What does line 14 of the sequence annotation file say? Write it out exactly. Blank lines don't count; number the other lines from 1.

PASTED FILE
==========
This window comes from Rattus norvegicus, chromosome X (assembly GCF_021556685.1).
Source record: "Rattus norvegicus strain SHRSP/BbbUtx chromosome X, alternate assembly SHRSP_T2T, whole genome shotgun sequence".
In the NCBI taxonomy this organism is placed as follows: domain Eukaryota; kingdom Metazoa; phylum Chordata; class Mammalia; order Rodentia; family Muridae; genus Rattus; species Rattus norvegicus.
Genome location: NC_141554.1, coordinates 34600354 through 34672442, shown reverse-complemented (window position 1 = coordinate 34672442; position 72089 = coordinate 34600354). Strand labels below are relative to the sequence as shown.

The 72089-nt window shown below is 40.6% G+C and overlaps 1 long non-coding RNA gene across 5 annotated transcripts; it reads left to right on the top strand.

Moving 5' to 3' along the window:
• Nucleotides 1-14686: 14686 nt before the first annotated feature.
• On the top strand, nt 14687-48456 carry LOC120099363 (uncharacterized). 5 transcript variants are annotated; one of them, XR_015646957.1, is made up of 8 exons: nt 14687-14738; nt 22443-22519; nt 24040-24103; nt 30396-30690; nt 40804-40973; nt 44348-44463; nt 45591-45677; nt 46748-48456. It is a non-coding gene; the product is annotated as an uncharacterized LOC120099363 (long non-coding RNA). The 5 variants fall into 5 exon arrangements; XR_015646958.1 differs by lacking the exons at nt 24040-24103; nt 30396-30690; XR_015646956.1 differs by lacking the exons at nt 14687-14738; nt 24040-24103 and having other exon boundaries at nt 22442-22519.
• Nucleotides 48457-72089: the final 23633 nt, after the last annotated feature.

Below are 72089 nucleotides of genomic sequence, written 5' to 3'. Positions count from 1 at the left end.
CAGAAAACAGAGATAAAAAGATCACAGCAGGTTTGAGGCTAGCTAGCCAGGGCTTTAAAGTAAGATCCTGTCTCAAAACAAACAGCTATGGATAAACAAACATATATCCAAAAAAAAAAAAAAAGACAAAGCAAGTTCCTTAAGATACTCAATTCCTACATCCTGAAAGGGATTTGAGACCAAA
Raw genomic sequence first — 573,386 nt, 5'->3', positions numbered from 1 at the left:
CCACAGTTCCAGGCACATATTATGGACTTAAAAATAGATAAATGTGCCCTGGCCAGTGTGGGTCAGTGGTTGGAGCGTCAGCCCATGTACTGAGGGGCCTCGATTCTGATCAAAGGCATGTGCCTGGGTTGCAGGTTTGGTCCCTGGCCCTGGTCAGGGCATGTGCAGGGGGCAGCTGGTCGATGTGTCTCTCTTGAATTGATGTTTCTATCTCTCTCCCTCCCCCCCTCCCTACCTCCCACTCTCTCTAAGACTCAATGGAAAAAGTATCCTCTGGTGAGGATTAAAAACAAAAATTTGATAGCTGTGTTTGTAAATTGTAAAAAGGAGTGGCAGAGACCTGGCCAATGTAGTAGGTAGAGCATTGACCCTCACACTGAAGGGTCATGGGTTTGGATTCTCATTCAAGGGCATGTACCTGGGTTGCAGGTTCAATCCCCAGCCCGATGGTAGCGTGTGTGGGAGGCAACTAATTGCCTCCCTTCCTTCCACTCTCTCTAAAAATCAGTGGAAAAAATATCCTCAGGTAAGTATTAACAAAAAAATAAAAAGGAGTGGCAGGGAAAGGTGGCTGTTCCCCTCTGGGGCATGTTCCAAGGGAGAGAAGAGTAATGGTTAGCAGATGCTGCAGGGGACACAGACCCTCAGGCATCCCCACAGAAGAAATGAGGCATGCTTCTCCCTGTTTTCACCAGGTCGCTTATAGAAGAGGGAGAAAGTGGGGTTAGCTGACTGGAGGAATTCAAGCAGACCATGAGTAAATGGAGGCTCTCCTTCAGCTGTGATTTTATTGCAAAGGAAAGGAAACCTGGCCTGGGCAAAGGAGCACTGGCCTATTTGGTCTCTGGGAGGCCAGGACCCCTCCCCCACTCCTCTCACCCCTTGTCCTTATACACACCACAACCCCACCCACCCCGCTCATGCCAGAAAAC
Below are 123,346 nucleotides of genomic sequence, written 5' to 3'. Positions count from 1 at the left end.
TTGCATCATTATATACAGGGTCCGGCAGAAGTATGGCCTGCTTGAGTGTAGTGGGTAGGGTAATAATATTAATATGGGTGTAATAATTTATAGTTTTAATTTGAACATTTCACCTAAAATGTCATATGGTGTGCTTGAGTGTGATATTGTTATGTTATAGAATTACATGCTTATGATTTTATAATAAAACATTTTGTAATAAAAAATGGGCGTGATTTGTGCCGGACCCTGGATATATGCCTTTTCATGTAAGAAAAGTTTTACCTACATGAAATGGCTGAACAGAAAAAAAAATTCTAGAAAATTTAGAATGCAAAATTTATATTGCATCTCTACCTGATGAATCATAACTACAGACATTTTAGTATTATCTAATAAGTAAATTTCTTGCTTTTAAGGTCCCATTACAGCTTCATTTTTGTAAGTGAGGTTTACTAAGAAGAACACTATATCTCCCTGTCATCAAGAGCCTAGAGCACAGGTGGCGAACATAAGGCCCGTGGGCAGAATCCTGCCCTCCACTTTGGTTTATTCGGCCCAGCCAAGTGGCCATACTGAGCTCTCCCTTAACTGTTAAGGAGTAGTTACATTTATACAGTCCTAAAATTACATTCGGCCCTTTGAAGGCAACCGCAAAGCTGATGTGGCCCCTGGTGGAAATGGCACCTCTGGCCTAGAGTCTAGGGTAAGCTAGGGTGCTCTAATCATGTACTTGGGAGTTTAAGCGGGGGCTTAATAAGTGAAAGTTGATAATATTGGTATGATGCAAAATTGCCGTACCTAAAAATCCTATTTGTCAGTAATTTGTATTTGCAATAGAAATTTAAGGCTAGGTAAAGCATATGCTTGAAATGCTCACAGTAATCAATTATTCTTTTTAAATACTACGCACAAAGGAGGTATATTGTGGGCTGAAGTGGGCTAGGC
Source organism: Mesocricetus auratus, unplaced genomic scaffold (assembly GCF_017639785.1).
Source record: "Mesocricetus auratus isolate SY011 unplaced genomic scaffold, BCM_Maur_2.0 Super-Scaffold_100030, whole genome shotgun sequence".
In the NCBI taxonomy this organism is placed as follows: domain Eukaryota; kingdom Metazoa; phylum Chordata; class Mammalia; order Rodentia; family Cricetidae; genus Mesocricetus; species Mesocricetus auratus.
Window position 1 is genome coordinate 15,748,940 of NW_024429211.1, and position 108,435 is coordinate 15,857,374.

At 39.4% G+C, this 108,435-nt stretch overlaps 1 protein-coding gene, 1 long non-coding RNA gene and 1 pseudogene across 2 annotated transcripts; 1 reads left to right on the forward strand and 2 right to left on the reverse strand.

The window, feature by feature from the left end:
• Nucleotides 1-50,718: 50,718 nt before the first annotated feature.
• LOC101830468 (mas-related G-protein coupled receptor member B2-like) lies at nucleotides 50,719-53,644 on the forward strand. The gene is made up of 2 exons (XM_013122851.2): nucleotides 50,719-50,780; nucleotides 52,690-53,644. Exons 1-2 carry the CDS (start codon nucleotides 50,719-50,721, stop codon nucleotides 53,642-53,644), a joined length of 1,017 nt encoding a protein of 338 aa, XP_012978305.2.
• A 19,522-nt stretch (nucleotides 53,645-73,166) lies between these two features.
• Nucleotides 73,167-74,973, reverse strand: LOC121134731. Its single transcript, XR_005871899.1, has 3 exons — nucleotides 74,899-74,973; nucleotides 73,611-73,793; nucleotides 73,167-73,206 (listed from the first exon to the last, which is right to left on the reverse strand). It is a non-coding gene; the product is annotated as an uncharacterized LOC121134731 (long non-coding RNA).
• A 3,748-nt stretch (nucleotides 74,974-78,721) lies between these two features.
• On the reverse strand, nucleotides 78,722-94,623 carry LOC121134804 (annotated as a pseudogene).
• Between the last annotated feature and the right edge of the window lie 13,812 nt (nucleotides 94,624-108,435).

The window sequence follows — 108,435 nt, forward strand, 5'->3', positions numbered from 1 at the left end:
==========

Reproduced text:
Below are 123,346 nucleotides of genomic sequence, written 5' to 3'. Positions count from 1 at the left end.